Apr 01 2009

Tech of Text Paper…again.

by at 11:04 pm

So, I’ve been sitting down to write this thing, and after looking over the 30 pages worth of write-ups I think it’ll make most sense for me to do a reading of Butler’s Erewhon. Also, I found Butler’s article that the Book of Machines section is based on. Here’s the link: http://www.nzetc.org/tm/scholarly/tei-ButFir-t1-g1-t1-g1-t4-body.html. I’ll leave Sister Carrie to my Merish paper.

I’m definitely going to talk about technology and enslavement. Also, C.S. Lewis’s critical essay on technology and how it enslaves man will be really helpful as well.  Okey dokey, that solved that.

Sue Zemka’s 2002 article, “Erewhon and the End of Utopian Humanism,” is really great, and I plan on using it in my paper. Here’s the link: http://0-www.jstor.org.library.lausys.georgetown.edu/stable/30032027?seq=4

No responses yet | Categories: Uncategorized | Tags: , , , , ,

Mar 27 2009

Tech of Text Paper

by at 10:28 pm

After speaking with Macovski, it looks like I’m going to be changing the focus of my paper. He really liked the parts of my annotated bibliography that talk about bodies and machines (Harraway’s cyborg stuff; Fox’s stuff on “adapting to the machine;” Rhys’s background on Watt and the steam engine work ethic, etc) . While I will be discussing Luddism, the crux of the introductory section will discuss the history of the factory and how technological advances in the factories increasingly lead to the mechanization of the human body (think of the electrification of the factory, which now extends the day…those bodies which have yet to be replaced by machines are now expected to work longer hours, and hence begin to become like the machine). I then plan on connecting this to Sister Carrie. In the beginning of the novel, Carrie moves to Chicago in the hopes of finding a job. She wants to work at a department store, but because she has no previous job experience her only option is the factory. Carrie takes a job at a factory. The bodies of the workers are described as machines, but Carrie is having a hard time keeping up. Carrie finds the job at the factory disastifying because a) she does not enjoy the work, and b) because she does not make enough money to buy the commodites she wants. Here I could bring in the Peiss article from Merish’s class on working girls and how they often suplimented their incomes by giving sexual favors to men. Carrie does this at first with Drouet but eventually becomes a kept woman exclusively and leaves her job at the factory. She eventually becomes a successful actress and she resists adapting to the machine and instead finds success in another venue. So, Sister Carrie is then a neo-luddist novel, which represents Carrie’s rejection of this automized life. Also, Hurstwood’s failure would need to be discussed. It’s a novel about Carrie’s ascent and Hurstwood’s decsent. Why does Carrie succeed and Hurstwood fail?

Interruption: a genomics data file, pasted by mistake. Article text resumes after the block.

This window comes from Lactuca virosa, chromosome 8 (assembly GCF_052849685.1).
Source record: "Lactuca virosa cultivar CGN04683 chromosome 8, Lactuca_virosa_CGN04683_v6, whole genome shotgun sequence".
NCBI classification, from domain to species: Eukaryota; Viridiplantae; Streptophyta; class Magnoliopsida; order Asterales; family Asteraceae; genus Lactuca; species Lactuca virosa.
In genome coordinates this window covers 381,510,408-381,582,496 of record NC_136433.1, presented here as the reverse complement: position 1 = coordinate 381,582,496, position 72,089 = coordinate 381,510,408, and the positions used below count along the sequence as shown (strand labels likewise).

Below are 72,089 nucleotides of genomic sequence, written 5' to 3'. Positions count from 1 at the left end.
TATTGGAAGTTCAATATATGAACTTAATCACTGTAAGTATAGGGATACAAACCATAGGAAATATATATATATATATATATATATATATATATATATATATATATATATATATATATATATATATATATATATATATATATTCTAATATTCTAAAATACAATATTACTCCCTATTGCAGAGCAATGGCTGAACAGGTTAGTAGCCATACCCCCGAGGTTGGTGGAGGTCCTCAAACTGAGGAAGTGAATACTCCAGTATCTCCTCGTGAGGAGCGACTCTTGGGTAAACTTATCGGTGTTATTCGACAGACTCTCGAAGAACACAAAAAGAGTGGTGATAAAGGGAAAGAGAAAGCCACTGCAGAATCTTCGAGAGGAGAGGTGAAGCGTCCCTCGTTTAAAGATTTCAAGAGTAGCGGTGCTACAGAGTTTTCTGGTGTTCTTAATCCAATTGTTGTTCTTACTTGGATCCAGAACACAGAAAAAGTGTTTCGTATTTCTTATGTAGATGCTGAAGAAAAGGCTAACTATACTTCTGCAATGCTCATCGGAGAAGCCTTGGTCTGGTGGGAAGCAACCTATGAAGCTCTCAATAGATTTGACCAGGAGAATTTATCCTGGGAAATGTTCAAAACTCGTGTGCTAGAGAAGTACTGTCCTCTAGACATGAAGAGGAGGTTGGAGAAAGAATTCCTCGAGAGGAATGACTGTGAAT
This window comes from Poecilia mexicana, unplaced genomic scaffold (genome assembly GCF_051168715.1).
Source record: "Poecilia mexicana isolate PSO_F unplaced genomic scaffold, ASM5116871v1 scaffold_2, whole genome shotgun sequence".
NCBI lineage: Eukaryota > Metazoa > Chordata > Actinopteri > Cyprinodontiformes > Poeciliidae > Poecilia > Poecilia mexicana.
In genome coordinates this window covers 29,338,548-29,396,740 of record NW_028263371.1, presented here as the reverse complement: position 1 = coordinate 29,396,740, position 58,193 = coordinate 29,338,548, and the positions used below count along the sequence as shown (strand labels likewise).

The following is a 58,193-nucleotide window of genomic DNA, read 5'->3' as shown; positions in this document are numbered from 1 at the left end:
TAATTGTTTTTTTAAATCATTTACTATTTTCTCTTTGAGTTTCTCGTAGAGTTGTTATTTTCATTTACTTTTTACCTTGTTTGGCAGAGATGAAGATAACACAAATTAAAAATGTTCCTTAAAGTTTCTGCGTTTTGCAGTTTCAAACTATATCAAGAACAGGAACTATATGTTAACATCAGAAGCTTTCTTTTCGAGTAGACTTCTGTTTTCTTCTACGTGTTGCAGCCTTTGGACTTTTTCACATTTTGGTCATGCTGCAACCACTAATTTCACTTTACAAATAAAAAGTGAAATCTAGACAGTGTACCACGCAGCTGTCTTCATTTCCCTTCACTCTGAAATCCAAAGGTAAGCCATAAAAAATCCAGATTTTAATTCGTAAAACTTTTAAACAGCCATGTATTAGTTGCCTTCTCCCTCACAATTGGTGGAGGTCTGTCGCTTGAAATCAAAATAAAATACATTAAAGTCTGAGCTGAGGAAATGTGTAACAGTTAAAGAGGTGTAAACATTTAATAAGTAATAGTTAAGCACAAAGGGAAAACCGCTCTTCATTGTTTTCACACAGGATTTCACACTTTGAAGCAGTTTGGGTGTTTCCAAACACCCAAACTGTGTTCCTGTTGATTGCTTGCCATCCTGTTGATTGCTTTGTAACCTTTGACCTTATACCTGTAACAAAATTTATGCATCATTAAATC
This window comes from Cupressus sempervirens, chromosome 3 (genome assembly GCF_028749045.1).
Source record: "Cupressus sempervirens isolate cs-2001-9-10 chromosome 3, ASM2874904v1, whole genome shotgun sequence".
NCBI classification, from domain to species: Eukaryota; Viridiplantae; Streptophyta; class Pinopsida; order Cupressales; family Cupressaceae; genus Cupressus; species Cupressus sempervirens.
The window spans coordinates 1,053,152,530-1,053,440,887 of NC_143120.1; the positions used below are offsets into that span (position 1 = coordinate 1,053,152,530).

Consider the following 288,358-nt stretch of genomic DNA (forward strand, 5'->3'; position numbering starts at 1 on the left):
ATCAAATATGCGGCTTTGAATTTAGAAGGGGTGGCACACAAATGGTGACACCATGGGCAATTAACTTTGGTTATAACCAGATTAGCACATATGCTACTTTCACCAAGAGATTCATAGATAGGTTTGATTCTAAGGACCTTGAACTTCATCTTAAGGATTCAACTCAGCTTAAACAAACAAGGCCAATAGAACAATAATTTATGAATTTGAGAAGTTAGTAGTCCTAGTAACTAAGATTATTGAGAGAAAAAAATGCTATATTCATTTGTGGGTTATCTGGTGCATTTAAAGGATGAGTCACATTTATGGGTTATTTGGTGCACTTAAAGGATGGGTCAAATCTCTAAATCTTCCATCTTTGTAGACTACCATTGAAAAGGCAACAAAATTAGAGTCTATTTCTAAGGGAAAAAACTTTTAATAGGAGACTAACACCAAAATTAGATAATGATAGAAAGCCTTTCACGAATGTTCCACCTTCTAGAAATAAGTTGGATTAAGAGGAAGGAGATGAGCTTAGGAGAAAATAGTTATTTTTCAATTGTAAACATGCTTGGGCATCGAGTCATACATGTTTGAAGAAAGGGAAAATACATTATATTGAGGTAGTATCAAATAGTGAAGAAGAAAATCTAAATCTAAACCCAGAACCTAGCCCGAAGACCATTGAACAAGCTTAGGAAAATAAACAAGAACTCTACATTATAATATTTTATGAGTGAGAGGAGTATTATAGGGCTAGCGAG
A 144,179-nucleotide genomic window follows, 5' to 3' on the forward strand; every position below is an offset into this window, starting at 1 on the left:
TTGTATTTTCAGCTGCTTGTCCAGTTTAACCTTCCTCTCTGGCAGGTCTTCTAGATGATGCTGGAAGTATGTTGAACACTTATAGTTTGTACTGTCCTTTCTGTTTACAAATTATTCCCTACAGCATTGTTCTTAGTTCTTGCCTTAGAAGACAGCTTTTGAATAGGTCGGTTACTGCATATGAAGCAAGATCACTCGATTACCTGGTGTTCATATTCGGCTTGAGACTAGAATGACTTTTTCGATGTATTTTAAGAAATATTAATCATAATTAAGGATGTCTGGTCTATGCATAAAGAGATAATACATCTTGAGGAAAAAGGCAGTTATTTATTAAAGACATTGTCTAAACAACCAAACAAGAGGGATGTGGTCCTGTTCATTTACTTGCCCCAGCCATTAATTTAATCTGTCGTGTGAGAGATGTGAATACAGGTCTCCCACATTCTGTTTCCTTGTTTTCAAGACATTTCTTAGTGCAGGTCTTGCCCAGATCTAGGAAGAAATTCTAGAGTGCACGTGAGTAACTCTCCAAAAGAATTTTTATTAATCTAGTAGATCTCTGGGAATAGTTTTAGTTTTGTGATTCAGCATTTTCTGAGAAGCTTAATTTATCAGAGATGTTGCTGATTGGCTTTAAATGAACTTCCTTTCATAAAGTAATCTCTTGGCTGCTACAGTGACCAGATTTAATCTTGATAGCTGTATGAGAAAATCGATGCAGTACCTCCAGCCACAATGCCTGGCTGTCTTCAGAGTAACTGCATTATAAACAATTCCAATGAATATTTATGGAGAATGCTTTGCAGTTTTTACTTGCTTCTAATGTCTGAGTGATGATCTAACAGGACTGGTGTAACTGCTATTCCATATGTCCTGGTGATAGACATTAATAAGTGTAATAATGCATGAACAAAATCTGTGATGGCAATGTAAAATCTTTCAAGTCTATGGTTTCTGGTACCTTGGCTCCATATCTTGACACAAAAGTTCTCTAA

3 responses so far | Categories: Uncategorized | Tags: , , , , , , ,